Though Cassel was raised by his mother, Barbara, after his parents divorced in 1996, his father was an early inspiration to him and his two brothers, and his father remained close to them until his death. When his sons were young, Mr. Cassel led them on horseback from their small ranch outside Los Angeles into the Santa Susana Mountains, where they marveled at the golden sunsets.
The rides, often physically challenging, were part of the father's life lessons for his boys. He coached them in sports until they were teenagers.
"I wanted to expand their consciousness so they knew they could achieve anything if they worked hard enough," Mr. Cassel told the Globe. "As they grew up, they all put in the work, and that's what's so beautiful."
Mr. Cassel was proud that his oldest son, Jack, is a pitcher for the Houston Astros. He was thrilled that Matt is the starting quarterback of the Patriots. And he was heartened that his youngest son, Justin, was an All-Star pitcher last season in the Double A Southern League for the Chicago White Sox. He also expressed pride in his daughter, Amanda, a senior at Long Beach State University.
Mr. Cassel was born Dec. 31, 1950, in Lubbock, Texas, the son of a decorated World War II bomber pilot who raised Arabian horses. Mr. Cassel played football for Monterey High School in Lubbock, then spent two years majoring in business at Texas Tech before he enrolled in the Ted Liss Studio for the Performing Arts in Chicago, where he met Barbara, his future wife.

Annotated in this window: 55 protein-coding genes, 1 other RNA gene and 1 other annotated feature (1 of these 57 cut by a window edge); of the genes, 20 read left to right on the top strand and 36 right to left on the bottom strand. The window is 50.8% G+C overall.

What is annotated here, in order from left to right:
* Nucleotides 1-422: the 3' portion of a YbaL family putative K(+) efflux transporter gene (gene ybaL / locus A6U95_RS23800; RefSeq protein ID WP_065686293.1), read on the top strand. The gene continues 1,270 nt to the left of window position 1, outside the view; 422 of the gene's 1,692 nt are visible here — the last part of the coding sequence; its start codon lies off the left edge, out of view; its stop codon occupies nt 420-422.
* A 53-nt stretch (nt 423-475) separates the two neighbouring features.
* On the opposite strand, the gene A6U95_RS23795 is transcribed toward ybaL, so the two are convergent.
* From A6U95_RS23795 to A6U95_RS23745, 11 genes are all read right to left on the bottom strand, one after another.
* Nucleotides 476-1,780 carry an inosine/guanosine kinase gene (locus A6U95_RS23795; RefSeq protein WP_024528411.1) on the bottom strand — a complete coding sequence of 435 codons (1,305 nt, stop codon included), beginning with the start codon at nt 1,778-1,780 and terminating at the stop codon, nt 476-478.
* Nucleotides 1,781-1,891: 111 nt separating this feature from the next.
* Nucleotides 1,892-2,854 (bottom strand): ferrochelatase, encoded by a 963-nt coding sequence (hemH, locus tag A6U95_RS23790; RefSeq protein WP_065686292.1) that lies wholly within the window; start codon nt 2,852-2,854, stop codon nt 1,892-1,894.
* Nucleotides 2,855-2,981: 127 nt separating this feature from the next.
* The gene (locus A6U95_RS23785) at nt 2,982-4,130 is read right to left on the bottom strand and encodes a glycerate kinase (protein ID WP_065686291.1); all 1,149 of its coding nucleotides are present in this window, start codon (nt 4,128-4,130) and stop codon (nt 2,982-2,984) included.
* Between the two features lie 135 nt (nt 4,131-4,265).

In 1975, Mr. Cassel and Barbara moved to New York, where he studied for two years at the Neighborhood Playhouse School of the Theatre, whose alumni include Gregory Peck, Steve McQueen, and Robert Duvall. They were married at St. Patrick's Cathedral on Fifth Avenue before they ventured west to launch their Hollywood careers, she as a set decorator, he as a writer.
Barbara Cassel eventually won an Emmy, while Mr. Cassel's career was rockier.
"I was pretty good at selling scripts that never got made," he said, "but I got paid."
He wrote for the television show "Dr. Quinn, Medicine Woman," as well as for television movies produced by Steve Tisch, now president of the New York Giants.
By the 1990s, though, Mr. Cassel fell on hard times. The Cassels, like thousands of other families, were devastated by the earthquake that struck Northridge in 1994. Their house all but demolished, they bounced from one temporary home to another for months afterward. Then they plunged into a financial crisis when Mr. Cassel heavily invested his personal funds in an unsuccessful movie project, forcing him and Barbara to seek bankruptcy protection.
The Cassels divorced soon after, and while Barbara and the children managed to maintain a comfortable lifestyle, Mr. Cassel struggled. By the time Matt Cassel emerged as a starting quarterback, Mr. Cassel was living alone in a mobile home in a distressed section of San Bernardino, unable to tune in Patriots games on his television.
When Tom Brady injured his knee in the season opener against the Kansas City Chiefs, pressing Matt Cassel into action, Mr. Cassel rushed to a nearby casino, the closest place he could watch the game and savor the golden moment. Though he and Barbara had long been estranged, Mr. Cassel called her that afternoon after Matt helped lead the Patriots to victory.
"Is this a great day or what?" he told her.